Still, as a sophomore Barkley played only part-time on varsity, which gnawed at him. Academically he lacked motivation at times and struggled in particular with Spanish.
But much of that changed the summer before his junior year, after Rutgers assistant coach Norries Wilson noted Barkley’s “completely effortless running” on film—no matter that most of the rushes came against junior varsity competition. During a Rutgers camp, Wilson brought Barkley to coach Kyle Flood’s office. The kid who couldn’t make varsity full-time the previous season was floored to receive a scholarship offer. “I remember trying to look so serious and professional, but biting down and smiling,” Barkley says. “I was like No way this is happening.”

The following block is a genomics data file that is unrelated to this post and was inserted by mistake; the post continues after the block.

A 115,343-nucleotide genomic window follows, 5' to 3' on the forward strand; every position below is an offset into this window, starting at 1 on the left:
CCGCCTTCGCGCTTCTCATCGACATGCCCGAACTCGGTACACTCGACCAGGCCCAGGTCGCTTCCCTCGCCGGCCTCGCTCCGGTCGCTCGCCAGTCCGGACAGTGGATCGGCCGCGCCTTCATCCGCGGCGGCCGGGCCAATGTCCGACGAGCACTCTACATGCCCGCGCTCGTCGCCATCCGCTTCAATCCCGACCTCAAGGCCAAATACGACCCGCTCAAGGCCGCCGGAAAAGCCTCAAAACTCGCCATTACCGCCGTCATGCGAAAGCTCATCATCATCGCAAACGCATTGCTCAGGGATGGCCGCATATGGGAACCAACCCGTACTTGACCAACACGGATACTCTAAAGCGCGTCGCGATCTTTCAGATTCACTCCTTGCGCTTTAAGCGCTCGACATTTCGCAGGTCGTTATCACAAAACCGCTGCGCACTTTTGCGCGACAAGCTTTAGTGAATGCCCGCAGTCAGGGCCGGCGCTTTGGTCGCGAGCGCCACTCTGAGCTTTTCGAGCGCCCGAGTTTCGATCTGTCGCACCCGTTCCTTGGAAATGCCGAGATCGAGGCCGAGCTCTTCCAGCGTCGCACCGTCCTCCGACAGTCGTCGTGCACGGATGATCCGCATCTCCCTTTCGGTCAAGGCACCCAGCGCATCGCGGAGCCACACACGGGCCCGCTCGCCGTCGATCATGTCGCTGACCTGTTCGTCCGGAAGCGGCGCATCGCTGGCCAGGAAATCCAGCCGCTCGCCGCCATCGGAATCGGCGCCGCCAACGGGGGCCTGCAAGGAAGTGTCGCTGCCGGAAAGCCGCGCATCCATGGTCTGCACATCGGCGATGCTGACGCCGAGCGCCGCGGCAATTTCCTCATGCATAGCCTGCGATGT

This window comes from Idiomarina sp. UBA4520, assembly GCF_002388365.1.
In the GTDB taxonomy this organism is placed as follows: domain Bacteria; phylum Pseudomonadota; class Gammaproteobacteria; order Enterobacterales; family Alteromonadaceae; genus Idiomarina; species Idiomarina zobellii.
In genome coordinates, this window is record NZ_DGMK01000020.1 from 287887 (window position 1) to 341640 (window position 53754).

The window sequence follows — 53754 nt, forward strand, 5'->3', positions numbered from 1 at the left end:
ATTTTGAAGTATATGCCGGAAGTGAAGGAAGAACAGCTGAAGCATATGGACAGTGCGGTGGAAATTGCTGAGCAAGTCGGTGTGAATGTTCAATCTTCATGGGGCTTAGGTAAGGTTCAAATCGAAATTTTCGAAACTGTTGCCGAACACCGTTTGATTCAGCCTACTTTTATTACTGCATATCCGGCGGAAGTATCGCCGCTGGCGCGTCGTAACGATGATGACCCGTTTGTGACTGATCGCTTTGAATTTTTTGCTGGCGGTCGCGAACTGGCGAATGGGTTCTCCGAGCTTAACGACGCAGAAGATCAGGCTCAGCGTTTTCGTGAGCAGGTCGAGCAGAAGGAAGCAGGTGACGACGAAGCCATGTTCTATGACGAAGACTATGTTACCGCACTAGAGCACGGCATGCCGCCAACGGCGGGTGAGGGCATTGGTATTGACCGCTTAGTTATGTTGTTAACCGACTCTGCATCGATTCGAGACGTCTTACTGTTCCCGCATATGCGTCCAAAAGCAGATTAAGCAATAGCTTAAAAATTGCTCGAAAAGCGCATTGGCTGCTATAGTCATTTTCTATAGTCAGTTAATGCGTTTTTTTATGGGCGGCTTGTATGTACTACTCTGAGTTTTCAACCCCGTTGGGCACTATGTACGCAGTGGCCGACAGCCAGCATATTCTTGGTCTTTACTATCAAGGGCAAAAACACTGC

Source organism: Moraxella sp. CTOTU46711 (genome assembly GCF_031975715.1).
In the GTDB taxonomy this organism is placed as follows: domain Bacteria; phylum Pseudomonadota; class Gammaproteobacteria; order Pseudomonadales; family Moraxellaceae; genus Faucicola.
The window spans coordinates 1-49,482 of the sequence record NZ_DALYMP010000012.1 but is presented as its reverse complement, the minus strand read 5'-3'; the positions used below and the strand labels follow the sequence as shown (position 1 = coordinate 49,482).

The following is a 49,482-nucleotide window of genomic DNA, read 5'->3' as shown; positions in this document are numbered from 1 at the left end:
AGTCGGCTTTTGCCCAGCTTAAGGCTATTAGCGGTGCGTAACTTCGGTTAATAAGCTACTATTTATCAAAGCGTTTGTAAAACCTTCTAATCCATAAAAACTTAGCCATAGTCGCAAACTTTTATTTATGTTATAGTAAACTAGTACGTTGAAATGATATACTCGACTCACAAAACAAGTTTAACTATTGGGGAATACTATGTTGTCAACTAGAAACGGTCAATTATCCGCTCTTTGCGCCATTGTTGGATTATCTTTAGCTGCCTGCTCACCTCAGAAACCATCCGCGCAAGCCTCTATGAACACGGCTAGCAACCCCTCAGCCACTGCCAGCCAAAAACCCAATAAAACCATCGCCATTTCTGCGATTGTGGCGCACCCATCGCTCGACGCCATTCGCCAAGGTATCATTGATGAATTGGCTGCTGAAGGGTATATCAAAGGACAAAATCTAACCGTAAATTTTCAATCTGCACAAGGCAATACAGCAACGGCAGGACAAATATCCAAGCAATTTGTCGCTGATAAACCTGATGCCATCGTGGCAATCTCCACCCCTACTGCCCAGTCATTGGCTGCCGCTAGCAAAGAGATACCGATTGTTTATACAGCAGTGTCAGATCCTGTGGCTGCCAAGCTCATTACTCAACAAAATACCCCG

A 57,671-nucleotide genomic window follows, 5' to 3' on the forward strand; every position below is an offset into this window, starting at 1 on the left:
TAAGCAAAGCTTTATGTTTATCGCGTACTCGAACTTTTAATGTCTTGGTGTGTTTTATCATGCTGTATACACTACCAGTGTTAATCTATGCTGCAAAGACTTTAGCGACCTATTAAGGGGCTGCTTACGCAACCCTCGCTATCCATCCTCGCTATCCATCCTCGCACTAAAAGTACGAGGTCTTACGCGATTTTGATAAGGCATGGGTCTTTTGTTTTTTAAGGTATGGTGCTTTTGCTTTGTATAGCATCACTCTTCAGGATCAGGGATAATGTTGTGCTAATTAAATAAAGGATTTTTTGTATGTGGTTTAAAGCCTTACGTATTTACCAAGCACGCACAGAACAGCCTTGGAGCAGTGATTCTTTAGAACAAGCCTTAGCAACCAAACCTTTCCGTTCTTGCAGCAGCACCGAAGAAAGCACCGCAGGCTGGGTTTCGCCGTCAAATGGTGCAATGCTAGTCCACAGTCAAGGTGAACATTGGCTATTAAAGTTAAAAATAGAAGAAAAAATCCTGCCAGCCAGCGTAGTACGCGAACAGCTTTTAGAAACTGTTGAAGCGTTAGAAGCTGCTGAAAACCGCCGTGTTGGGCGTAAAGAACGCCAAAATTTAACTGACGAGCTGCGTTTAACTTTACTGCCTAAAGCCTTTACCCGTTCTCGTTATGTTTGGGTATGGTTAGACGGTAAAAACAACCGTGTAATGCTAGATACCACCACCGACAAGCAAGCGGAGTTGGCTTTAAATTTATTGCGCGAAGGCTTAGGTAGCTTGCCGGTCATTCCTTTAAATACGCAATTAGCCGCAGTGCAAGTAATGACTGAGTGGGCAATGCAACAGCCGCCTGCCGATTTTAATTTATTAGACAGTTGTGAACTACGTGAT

Barkley accepted soon after, and the commitment offered an adrenaline jolt on and off the field. Barkley’s weight room numbers rocketed, he locked in on Spanish class and teachers chipped in with extra tutoring. “Rutgers was the turning point for him,” says Linda MacGill, his school counselor. “His grades started to match what I thought his ability was.”
Barkley’s appreciation for what teachers and administrators did for him is clear in how he used his free time before the 2017 Rose Bowl. While his teammates visited Hollywood, Barkley spent an evening with his old assistant principal from Whitehall, Alicia Knauff, and her family. When it comes to the people “who never gave up on me,” Barkley says, “I can go down a big list.”